Micha Serraf is an award-winning Zimbabwean commercial and fine art photographer based in South Africa. Upon completing his Honours Degree in Fine Art at the University of Cape Town, Micha’s work has featured in a number of local and international honorary exhibitions, publications and media namely, Vogue Italia, the Vogue Exhibition in London as well as the This Is Gender exhibition, Amsterdam.
The subject of Micha’s work challenges the representation of gender and fashion within photography. Fashion, he believes, is a form of art that should fuel a narrative.
Upon asking Micha what fuels the subject matter of his work, he draws long breath and pauses for a moment. “I look to recognise a feeling” he answers.
Micha’s approach to the creative process is highly intuitive. He is constantly exploring new materials and techniques in his work.
A recent project involved Micha making a satin parachute from scratch – rather remarkably considering he’d never sewn before. The initial thought process behind this project came from Micha envisioning suspending a friend from a windmill. Rather unsurprisingly he was met with somewhat of a hesitant response from his peers. Micha refrains from articulating his concepts too much before commencing with a project. While this initial concept was not expressed exactly, the parachute series evokes the same inclination for drama through the sheer scale of the parachute which engulfs the model. The surface of the satin dances somewhat under the sun and through the wind. It acts as an accessory to elevate a feeling of lightness and somewhat of freedom.
“I incorporate fashion elements into my work with the intention of representing it as fine art. A garment can create a heightened sense of emotion through the way it is represented in a work.”
Micha’s experience working as a fashion photographer at Mercedes Benz Fashion Week, as well as South African Menswear Week, enabled him to work alongside Chu Suwannapah (“the Prince of Print’ and Creative Director of Chulaap) where he was set shot backstage at Barcelona Fashion Week in 2019.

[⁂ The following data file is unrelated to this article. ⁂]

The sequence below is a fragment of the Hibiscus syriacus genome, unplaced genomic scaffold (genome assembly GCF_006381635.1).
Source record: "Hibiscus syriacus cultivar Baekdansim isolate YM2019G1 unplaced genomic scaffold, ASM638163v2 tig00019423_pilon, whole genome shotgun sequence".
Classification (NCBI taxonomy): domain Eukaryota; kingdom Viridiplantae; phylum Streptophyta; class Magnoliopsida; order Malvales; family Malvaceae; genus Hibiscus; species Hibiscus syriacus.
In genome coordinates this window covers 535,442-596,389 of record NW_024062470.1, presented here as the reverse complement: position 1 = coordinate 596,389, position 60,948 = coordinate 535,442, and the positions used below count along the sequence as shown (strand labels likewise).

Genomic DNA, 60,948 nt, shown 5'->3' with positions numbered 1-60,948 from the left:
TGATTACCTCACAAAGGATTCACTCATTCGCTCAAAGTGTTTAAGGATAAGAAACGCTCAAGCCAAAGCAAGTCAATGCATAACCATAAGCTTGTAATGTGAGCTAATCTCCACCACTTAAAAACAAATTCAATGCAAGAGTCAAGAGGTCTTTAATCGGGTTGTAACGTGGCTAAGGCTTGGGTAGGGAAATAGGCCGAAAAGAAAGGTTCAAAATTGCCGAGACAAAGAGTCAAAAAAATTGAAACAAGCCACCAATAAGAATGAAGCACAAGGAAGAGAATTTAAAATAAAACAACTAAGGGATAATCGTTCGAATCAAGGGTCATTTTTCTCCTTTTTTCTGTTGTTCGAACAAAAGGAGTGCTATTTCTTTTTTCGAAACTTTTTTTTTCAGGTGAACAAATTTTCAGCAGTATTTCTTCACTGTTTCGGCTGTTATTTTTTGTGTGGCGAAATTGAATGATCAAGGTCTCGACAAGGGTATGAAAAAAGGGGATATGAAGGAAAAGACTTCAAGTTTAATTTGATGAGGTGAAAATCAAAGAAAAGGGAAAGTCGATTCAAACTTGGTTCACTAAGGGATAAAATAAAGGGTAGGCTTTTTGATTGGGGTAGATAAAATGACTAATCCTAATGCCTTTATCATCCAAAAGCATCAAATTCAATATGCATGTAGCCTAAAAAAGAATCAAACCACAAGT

One of Micha’s recent works includes a tapestry sewn by his mother – a collaboration he deems close to his heart. Collaborations, he believes allows for a holistic approach to achieving a similar experience or feeling.
“One can build a story and reach more people through collaborations because each person is playing to their strengths. Representing the subject in the work authentically further promotes the purity of the artists’ intention and fuels the emotional value of the work.”
In terms of fine art as it stands, there can be a perception somewhat that art is defined through the medium of drawing or a canvas. Micha relates to a moment where he remembers he had to remind himself how to draw and found the initial feeling overwhelming for the fear the drawing ‘not being a good enough representation’ of his true abilities. It makes one question why art is still defined somewhat by one’s ability to draw ‘well’ and how one even judges what is ‘acceptable’.
Micha is currently exploring metal as a medium in one of his latest projects – a material he has not worked with before.
“Standing among the flowers and the stones, my feet can feel the soil. Rooted loosely in the ground when I close my eyes – I imagine home”. – excerpt from Chipoko
His latest project titled Chipoko is a Shona word which translates to a person’s soul, breath or ghost. Chipoko reflects Serraf’s feeling of misplacement in arriving and living in South Africa as a Zimbabwean. Referring to his ancestry in this work enables him to feel a level of grounding and comfort in a place he describes still feels somewhat ‘alien’.
Chipoko is on display at Open 24 Hours Art Gallery at the Harrington, Cape Town until 29 October 2021.